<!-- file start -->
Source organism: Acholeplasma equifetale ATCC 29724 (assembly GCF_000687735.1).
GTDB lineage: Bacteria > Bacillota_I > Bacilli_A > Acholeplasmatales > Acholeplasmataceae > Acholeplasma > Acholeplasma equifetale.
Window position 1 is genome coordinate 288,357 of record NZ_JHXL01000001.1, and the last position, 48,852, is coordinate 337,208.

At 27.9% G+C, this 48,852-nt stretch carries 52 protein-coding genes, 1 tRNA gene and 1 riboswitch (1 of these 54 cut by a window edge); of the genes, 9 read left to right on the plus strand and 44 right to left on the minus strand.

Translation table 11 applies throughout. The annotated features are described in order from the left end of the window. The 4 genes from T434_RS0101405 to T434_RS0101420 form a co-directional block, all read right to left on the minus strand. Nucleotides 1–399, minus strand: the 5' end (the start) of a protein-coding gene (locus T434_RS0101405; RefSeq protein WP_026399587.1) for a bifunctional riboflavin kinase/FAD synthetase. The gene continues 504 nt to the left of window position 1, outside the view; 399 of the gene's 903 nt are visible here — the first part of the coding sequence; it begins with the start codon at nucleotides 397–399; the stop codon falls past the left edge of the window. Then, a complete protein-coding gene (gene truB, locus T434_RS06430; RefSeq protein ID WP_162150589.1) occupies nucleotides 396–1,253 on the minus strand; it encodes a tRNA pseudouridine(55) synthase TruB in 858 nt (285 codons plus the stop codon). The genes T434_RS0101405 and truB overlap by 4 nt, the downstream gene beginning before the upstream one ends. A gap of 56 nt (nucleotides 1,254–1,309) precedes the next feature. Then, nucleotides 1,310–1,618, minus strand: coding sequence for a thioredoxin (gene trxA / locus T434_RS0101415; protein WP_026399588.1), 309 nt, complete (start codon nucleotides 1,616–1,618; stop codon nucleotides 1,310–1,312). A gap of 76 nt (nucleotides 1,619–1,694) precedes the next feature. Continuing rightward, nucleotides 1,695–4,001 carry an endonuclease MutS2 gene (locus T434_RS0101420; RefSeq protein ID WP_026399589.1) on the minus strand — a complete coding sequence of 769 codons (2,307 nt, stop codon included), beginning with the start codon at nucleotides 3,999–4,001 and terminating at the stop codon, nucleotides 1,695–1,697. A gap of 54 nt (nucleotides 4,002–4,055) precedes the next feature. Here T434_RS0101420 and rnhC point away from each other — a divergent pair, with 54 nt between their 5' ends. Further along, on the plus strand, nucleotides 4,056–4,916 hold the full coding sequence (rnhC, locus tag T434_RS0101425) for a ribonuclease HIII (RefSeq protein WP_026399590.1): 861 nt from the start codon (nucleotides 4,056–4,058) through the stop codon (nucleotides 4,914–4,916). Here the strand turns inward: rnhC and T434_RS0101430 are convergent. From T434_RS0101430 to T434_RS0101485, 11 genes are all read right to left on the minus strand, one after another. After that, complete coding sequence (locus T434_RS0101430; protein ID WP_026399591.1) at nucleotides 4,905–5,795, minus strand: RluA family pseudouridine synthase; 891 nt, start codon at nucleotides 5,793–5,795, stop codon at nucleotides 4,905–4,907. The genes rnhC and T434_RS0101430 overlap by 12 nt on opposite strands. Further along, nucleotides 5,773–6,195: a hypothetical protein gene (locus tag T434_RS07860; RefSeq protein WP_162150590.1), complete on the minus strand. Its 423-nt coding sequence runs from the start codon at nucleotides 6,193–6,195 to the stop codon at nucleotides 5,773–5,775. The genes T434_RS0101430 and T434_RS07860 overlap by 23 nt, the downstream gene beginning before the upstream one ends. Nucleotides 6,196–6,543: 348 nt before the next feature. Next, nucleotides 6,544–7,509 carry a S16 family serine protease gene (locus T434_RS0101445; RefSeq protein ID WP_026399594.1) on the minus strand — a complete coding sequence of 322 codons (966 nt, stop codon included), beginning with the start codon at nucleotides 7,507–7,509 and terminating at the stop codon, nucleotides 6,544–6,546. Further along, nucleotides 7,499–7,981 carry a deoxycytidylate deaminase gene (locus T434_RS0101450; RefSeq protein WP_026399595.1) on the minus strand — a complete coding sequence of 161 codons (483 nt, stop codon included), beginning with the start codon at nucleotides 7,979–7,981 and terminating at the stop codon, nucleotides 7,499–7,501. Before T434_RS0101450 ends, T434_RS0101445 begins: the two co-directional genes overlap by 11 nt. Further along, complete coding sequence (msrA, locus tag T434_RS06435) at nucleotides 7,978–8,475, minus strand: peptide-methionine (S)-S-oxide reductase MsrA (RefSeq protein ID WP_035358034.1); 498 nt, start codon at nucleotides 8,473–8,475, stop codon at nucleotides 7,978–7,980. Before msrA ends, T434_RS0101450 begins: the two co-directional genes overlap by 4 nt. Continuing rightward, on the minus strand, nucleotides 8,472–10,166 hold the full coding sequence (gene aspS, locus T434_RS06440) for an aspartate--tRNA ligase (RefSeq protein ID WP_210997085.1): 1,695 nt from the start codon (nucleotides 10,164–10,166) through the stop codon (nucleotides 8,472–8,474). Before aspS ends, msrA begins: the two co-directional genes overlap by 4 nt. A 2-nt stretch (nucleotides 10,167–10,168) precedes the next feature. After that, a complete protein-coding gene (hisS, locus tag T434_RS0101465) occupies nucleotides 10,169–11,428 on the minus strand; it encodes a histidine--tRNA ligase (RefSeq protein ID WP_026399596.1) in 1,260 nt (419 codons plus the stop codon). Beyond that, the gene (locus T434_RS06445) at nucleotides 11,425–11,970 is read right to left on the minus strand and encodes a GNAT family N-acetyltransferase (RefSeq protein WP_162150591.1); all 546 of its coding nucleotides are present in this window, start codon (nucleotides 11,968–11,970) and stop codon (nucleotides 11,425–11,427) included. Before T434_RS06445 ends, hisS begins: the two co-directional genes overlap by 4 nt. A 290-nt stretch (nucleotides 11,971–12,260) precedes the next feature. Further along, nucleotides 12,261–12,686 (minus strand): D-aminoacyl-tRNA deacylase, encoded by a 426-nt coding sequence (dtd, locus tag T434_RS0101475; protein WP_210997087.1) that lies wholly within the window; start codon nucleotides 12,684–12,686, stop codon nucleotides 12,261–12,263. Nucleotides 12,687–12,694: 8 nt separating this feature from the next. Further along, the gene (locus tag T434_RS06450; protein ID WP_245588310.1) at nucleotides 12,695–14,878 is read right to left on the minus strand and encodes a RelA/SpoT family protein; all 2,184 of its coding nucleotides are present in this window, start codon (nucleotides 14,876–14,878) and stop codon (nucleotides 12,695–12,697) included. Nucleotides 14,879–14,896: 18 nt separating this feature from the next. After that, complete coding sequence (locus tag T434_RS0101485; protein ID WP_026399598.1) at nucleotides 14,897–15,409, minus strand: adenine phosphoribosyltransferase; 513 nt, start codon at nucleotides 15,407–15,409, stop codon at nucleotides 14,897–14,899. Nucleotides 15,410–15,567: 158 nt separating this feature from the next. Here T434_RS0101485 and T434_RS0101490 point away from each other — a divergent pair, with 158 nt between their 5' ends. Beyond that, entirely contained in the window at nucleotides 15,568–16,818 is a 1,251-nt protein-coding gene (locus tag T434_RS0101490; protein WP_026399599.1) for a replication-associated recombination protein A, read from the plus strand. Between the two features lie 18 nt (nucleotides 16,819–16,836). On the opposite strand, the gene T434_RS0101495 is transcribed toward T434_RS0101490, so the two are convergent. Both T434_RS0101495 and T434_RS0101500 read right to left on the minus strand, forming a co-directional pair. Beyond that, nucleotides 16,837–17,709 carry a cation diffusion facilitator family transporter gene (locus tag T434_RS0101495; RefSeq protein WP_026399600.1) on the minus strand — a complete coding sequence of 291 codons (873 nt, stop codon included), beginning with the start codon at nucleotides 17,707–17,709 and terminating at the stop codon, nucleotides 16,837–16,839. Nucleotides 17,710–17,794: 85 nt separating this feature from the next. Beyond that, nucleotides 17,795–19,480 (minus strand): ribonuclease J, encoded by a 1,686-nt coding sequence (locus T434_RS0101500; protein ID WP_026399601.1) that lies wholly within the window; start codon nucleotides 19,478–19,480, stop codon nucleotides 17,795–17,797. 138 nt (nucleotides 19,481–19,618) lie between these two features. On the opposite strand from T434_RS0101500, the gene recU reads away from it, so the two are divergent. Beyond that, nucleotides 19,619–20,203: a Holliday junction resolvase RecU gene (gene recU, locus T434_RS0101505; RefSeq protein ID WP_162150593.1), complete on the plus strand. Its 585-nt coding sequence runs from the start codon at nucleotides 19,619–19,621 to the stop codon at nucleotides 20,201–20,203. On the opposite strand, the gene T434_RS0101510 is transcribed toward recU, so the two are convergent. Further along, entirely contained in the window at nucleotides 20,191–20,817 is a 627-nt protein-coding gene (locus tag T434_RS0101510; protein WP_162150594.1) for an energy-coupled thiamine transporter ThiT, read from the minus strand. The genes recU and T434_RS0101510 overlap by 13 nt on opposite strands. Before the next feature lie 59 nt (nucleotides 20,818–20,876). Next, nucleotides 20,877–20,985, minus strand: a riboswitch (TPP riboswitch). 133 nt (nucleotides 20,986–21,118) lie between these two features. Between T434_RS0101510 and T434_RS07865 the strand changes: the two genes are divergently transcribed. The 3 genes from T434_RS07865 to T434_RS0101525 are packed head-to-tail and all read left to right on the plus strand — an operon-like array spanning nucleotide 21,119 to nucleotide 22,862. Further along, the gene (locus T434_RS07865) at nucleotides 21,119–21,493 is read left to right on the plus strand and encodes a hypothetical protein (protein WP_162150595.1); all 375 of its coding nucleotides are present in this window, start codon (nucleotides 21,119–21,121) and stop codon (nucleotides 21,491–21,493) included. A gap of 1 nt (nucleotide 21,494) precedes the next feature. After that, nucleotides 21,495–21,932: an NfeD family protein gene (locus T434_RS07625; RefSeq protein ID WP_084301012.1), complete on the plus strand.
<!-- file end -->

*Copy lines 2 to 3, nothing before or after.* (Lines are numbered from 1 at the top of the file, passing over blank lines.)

GTDB lineage: Bacteria > Bacillota_I > Bacilli_A > Acholeplasmatales > Acholeplasmataceae > Acholeplasma > Acholeplasma equifetale.
Window position 1 is genome coordinate 288,357 of record NZ_JHXL01000001.1, and the last position, 48,852, is coordinate 337,208.